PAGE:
Welcome to Decrypting the Cryptic #14! In this series, we’ll be taking apart common cluing conventions used in American cryptic crosswords to build your confidence in solving a puzzle variety that can be, as its name implies, especially challenging.
I’m running out of actual rules to explain to you guys — in fact, the only big one I can think of that I haven’t done yet is the &lit. clue, which is a beautiful thing but difficult to achieve for a constructor and therefore not very common. So, we’ll save that one for next week. Instead, we’ll look at something constructors need to do a lot, which is to indicate a single letter of the alphabet in some way. That letter might need to be added to a word, be dropped from a word, play in a game of charades — but no matter what, it’s boring and not very cryptic simply to give the solver that letter. So here are some ways that we do that.
- If a word has a common single-letter abbreviation, then the whole word might be used in the wordplay to clue that letter. For example, on your bathroom faucet, the hot and cold taps may be marked “H” and “C”; thus, “hot” and “cold” are often used to indicate those letters in cryptic wordplay. Other examples include:
- “Win” and “loss” for W and L
- “Runs,” “hits,” or “errors” for R, H, or E
- “Left” and “right” for L and R
- “True” or “false” for T or F
- “Yes” or “no” for Y or N
- “Male” or “female” for M or F
- The NATO phonetic alphabet: “Charlie” for C, “tango” for T, etc.
- Elemental symbols (not limited to single-letter symbols, of course): “oxygen” for O, “potassium” for K, etc.
- Other common math and science abbreviations and symbols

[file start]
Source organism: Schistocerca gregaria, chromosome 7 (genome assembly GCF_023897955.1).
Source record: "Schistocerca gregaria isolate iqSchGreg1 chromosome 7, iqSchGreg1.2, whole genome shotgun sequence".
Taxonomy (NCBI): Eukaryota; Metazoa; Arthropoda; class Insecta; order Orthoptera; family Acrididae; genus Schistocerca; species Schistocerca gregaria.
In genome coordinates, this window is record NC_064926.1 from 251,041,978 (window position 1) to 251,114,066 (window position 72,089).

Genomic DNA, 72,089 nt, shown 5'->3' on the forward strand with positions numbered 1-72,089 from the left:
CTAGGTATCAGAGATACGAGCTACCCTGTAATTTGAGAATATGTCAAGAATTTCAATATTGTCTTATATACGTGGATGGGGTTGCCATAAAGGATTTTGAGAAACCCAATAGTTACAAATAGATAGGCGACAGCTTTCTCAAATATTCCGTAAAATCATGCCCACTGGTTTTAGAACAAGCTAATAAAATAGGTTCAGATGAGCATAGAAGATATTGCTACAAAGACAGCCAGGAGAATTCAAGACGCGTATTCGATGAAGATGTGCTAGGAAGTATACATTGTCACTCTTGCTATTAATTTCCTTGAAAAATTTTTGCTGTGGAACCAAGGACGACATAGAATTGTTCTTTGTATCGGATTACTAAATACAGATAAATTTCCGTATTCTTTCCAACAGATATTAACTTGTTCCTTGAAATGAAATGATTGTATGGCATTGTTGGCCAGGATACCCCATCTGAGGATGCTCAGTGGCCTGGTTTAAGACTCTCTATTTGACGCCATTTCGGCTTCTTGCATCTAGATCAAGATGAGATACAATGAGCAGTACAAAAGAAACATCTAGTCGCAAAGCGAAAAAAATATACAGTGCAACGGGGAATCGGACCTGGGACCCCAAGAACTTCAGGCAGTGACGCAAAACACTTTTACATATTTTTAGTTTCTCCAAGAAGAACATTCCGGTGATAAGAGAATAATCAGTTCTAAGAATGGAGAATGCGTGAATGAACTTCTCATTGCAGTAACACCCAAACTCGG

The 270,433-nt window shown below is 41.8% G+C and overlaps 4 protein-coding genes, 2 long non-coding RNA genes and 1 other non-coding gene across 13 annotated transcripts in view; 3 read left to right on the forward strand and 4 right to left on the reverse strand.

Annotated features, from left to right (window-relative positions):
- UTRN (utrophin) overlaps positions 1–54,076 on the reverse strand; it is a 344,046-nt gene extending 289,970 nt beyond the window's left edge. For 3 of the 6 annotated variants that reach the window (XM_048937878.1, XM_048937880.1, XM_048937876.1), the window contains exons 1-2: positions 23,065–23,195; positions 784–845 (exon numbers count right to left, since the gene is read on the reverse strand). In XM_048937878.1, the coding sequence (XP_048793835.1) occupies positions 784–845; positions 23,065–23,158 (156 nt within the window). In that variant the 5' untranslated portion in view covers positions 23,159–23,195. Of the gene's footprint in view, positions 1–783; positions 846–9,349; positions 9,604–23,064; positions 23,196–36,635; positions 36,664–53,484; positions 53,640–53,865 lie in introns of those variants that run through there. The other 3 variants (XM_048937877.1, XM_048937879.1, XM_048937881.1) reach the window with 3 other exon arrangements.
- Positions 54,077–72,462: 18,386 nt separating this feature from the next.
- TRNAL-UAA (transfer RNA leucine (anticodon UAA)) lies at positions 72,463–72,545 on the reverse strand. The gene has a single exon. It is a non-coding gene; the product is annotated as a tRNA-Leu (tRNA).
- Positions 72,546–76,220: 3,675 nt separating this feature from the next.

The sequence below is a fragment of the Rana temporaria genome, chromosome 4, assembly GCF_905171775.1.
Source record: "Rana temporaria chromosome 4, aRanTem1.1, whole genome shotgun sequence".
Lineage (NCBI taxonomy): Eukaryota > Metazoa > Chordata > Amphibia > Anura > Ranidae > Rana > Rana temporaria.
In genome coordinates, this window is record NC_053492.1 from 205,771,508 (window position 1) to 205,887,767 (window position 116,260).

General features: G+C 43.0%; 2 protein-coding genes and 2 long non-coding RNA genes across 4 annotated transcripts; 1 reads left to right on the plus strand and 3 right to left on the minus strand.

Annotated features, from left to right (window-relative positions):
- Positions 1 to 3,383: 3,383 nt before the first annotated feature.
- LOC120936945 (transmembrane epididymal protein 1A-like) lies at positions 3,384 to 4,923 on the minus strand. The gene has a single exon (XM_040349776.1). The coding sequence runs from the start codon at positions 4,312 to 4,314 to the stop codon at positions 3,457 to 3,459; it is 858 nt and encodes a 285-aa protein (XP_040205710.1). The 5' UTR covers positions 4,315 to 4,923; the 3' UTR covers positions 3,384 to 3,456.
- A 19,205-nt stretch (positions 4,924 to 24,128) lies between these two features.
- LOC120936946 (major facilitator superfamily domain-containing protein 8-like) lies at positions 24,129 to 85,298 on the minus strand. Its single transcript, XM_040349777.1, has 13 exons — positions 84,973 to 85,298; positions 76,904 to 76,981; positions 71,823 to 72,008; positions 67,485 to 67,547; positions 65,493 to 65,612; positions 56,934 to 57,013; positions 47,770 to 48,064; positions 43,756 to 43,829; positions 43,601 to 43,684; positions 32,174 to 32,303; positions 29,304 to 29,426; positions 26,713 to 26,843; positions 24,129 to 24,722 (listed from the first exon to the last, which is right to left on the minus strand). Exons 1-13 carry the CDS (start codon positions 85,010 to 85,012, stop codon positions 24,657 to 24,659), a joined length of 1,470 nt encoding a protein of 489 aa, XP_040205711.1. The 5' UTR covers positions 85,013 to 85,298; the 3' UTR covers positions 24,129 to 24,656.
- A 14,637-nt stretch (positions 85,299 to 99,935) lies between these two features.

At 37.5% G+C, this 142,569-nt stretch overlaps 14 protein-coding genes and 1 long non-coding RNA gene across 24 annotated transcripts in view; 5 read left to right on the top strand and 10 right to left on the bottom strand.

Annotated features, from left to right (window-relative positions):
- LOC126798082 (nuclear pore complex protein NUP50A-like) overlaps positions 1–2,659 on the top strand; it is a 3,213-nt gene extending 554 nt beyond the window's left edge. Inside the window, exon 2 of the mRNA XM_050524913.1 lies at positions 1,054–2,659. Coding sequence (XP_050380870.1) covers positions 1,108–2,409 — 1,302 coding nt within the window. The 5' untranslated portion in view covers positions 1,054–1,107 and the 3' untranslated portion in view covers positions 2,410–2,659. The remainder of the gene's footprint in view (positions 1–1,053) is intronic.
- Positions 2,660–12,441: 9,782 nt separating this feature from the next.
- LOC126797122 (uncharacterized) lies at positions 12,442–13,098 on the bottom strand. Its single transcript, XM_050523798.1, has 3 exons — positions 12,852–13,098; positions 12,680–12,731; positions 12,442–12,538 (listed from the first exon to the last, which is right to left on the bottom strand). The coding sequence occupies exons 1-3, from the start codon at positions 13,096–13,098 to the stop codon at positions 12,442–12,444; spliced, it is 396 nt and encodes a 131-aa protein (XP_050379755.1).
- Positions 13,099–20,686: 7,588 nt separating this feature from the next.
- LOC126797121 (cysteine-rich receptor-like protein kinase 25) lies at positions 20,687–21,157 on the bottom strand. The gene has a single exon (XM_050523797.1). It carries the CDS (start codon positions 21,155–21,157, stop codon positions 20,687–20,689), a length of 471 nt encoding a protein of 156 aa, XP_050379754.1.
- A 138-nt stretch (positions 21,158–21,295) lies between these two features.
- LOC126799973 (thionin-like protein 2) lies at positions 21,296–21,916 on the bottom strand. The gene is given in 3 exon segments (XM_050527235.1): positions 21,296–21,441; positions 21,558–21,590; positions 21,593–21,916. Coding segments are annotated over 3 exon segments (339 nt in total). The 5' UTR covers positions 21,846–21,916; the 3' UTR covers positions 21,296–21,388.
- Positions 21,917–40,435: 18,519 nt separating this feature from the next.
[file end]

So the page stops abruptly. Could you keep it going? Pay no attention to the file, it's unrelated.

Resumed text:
- “Speed of light” for C
- “Time” for T
- “Force,” “mass” and “acceleration” for F, M, and A
- “Nothing” and its synonyms (“zero,” “nil,” etc.) for O, since O looks like a zero
- “Love” is also frequently used in this way, since love is zero in tennis!
- Letter grades: “good” for B, “average” for C, “poor” for D, etc.
- Abbreviations for units of measurement
- “Second” for S
- “Meter” for M
- “Gram” for G
- “Fork” for Y (get it? Ys are shaped like forks!)
- Roman numerals: “ten” for X, “five” for V, etc.
Now that I’ve thrown a big, but not comprehensive, laundry list at you, here are a couple of examples to practice:
Example #1: Full minimum stream (4)
The answer is FLOW, or “stream” (either in the verb or the noun sense). A “minimum” is a “low,” so the single letter being clued here is F — which is “full” on your gas tank.
Example #2: Opera article comes after terrible cost (5)
The “opera” being clued here is TOSCA. “Terrible cost” leads you to anagram the letters in the word COST to get TOSC. What “comes after” that is the last letter in the word, A, which is an “article,” as in an indefinite article in the grammatical sense. (Thus, “article” can also be used to clue the letter strings AN or THE, just not this time.)
Hope you enjoyed our exploration of the cryptic alphabet, and don’t forget to check out #crypticclueaday on Twitter! I post a new clue each day using that hashtag (other constructors have been adding their own as well), and every week on #explanationfriday I give the solutions and a brief explanation of how to derive them. These clues are a great way to hone your cryptic solving skills and build your confidence up to solving a full puzzle.
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